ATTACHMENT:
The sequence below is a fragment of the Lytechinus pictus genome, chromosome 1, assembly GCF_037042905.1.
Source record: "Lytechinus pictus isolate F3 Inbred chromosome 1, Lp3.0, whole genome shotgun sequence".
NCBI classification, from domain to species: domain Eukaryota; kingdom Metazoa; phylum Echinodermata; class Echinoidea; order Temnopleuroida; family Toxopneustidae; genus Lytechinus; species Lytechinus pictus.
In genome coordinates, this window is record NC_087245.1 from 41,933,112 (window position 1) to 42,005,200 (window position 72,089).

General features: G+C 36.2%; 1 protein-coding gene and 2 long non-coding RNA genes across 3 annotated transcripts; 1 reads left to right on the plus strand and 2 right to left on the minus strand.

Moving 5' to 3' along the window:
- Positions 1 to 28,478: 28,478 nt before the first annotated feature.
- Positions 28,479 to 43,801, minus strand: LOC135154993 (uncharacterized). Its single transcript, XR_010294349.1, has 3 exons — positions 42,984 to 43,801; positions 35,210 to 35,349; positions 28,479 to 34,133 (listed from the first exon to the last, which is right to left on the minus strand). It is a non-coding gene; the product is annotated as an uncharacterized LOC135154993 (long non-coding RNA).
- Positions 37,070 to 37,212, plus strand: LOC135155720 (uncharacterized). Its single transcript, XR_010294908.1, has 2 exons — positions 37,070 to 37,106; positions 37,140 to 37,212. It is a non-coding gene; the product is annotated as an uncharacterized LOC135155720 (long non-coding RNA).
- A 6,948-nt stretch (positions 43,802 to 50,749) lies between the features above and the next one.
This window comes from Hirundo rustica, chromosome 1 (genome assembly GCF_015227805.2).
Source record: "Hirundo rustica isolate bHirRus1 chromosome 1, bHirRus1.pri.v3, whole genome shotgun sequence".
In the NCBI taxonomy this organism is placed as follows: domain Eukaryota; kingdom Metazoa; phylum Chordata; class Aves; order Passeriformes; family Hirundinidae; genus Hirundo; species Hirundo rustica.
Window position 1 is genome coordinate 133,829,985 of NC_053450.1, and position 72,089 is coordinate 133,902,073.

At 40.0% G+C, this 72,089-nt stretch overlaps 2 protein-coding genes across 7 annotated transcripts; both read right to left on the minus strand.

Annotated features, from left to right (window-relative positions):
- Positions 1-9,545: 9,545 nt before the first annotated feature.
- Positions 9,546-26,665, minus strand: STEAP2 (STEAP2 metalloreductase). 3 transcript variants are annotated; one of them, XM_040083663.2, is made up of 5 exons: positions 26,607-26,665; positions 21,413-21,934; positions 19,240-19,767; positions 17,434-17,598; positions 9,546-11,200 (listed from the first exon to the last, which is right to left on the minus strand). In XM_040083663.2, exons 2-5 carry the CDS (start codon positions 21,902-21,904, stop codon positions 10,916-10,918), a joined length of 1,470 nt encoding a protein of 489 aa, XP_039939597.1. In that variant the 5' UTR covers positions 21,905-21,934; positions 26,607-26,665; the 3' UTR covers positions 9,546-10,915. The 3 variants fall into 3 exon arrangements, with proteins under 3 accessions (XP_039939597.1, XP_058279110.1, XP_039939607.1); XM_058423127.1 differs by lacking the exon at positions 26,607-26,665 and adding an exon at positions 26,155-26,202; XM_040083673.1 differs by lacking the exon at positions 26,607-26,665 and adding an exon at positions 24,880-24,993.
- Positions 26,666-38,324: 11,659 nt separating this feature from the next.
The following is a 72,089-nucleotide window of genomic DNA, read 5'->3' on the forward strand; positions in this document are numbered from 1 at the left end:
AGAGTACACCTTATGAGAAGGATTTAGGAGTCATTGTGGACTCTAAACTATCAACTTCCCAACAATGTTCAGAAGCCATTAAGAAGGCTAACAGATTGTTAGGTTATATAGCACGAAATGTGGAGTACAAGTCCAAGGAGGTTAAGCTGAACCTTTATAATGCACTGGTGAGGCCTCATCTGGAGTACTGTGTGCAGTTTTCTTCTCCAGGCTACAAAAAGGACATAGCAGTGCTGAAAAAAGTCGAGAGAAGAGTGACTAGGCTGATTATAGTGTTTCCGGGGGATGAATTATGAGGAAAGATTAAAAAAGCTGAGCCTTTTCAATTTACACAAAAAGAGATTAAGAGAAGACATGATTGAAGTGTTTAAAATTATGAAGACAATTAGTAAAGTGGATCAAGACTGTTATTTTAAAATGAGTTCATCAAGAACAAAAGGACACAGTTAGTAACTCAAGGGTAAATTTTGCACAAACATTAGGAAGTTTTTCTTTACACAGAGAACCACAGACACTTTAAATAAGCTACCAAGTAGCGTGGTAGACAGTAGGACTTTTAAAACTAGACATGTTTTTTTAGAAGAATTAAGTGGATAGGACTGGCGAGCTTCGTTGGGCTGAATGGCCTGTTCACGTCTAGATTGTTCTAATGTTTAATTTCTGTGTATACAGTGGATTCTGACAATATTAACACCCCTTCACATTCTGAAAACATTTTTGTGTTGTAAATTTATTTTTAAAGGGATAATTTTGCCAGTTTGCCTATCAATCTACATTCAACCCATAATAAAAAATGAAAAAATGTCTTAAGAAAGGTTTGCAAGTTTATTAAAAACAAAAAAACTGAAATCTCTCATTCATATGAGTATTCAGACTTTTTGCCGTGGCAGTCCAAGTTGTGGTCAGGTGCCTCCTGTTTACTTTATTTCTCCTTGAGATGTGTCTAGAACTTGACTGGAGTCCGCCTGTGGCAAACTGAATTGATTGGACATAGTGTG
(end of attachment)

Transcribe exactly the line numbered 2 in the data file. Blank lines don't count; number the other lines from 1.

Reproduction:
Source record: "Lytechinus pictus isolate F3 Inbred chromosome 1, Lp3.0, whole genome shotgun sequence".